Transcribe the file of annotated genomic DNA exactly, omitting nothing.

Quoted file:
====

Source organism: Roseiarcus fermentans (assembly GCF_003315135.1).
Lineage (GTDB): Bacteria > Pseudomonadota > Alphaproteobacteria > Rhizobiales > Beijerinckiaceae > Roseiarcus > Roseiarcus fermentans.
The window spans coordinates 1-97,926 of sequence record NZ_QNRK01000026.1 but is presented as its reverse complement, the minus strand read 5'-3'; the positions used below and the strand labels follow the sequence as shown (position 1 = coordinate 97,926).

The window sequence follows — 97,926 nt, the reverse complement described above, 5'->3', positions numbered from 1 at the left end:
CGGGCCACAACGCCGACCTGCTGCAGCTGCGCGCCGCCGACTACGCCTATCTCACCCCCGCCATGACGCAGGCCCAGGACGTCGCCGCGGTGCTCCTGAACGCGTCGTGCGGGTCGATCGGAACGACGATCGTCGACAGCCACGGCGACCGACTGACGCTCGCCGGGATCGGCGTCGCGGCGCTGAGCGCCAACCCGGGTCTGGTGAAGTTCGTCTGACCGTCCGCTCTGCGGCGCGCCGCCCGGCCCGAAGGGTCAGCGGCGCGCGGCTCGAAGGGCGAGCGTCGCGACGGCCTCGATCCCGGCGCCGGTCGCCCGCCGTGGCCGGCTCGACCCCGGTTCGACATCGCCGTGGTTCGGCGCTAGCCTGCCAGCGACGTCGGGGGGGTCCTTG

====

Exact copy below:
Source organism: Roseiarcus fermentans (assembly GCF_003315135.1).
Lineage (GTDB): Bacteria > Pseudomonadota > Alphaproteobacteria > Rhizobiales > Beijerinckiaceae > Roseiarcus > Roseiarcus fermentans.
The window spans coordinates 1-97,926 of sequence record NZ_QNRK01000026.1 but is presented as its reverse complement, the minus strand read 5'-3'; the positions used below and the strand labels follow the sequence as shown (position 1 = coordinate 97,926).

The window sequence follows — 97,926 nt, the reverse complement described above, 5'->3', positions numbered from 1 at the left end:
CGGGCCACAACGCCGACCTGCTGCAGCTGCGCGCCGCCGACTACGCCTATCTCACCCCCGCCATGACGCAGGCCCAGGACGTCGCCGCGGTGCTCCTGAACGCGTCGTGCGGGTCGATCGGAACGACGATCGTCGACAGCCACGGCGACCGACTGACGCTCGCCGGGATCGGCGTCGCGGCGCTGAGCGCCAACCCGGGTCTGGTGAAGTTCGTCTGACCGTCCGCTCTGCGGCGCGCCGCCCGGCCCGAAGGGTCAGCGGCGCGCGGCTCGAAGGGCGAGCGTCGCGACGGCCTCGATCCCGGCGCCGGTCGCCCGCCGTGGCCGGCTCGACCCCGGTTCGACATCGCCGTGGTTCGGCGCTAGCCTGCCAGCGACGTCGGGGGGGTCCTTG